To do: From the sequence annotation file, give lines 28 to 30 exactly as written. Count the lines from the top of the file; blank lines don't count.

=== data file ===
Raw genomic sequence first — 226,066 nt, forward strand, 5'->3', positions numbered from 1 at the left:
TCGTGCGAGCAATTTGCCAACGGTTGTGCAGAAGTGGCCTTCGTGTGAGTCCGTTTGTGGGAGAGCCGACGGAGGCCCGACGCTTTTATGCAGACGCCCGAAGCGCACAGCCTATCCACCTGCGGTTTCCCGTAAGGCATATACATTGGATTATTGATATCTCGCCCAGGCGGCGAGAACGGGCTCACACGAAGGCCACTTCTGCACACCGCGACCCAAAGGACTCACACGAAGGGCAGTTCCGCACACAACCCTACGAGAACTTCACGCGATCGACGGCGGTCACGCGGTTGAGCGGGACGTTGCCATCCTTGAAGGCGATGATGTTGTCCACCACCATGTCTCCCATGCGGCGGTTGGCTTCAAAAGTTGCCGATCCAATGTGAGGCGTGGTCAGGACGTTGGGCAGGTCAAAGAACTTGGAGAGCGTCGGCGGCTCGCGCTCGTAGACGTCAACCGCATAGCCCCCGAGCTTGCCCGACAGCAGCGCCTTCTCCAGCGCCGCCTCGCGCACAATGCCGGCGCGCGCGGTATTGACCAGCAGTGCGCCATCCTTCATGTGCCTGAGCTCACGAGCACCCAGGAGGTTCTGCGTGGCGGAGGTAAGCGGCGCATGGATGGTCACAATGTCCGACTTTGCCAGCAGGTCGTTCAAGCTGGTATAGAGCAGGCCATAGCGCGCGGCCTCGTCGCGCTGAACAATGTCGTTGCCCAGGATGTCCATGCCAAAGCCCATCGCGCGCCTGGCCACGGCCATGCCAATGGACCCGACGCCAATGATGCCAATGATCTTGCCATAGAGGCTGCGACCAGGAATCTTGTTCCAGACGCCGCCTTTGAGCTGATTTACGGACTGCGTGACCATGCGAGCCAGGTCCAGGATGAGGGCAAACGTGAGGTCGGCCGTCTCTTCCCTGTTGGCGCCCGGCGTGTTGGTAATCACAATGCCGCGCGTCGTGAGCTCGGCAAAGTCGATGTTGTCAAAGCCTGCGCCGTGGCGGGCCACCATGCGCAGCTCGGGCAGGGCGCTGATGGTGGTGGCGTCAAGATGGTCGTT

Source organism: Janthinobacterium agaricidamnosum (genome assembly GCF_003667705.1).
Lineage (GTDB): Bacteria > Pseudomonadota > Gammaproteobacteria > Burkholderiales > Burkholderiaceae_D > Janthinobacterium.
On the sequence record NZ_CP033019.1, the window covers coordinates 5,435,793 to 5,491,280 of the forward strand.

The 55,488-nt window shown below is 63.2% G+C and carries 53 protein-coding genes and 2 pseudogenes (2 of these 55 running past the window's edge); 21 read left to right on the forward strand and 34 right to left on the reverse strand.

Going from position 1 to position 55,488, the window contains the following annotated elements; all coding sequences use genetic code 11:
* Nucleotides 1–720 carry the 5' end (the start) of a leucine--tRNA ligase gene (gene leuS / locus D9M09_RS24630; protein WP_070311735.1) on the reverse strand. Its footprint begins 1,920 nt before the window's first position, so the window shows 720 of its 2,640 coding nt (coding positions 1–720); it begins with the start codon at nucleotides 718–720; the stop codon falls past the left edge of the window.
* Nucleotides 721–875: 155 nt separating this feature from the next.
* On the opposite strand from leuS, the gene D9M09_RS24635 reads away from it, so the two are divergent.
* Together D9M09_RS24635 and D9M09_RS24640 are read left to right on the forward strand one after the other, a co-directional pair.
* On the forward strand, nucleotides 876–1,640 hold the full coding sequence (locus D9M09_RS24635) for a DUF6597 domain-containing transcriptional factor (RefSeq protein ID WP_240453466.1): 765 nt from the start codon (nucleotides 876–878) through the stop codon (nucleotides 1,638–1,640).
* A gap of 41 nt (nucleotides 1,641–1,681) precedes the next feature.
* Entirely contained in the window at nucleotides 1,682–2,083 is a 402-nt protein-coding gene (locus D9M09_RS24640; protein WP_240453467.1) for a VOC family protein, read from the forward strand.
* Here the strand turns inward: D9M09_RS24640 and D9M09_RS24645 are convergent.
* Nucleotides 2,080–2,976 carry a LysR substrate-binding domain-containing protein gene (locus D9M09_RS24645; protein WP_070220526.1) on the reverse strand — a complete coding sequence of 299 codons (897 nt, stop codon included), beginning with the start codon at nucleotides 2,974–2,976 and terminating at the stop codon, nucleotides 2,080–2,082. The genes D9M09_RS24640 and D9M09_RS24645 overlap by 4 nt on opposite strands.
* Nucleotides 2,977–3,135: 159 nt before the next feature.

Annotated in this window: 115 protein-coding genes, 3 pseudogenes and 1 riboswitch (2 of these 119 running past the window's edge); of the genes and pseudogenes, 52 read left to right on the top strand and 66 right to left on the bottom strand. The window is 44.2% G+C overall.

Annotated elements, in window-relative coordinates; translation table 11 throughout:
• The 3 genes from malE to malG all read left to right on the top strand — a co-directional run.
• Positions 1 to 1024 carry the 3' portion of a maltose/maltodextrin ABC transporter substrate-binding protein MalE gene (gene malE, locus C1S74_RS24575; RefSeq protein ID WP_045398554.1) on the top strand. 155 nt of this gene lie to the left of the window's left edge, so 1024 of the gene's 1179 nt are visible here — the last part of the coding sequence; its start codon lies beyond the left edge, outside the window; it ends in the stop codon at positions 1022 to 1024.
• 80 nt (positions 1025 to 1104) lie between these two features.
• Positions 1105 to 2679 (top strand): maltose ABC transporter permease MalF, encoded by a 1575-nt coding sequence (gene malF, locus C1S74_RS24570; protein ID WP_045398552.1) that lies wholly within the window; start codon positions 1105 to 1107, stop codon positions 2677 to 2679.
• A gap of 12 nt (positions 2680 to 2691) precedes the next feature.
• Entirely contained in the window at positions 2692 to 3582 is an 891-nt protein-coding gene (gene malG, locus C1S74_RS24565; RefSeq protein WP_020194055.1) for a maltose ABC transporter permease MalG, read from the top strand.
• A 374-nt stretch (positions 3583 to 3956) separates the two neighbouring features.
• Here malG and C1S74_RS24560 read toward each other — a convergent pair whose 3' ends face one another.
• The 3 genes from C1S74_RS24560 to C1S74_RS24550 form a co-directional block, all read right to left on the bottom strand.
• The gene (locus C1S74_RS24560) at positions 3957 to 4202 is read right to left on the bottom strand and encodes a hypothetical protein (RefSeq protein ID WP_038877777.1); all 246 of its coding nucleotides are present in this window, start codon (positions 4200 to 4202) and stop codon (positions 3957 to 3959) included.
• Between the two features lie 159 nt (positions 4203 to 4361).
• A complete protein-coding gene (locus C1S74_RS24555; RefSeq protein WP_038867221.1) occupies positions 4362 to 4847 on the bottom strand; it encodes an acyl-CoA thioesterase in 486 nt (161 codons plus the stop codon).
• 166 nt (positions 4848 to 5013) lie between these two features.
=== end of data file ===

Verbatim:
• The 3 genes from C1S74_RS24560 to C1S74_RS24550 form a co-directional block, all read right to left on the bottom strand.
• The gene (locus C1S74_RS24560) at positions 3957 to 4202 is read right to left on the bottom strand and encodes a hypothetical protein (RefSeq protein ID WP_038877777.1); all 246 of its coding nucleotides are present in this window, start codon (positions 4200 to 4202) and stop codon (positions 3957 to 3959) included.
• Between the two features lie 159 nt (positions 4203 to 4361).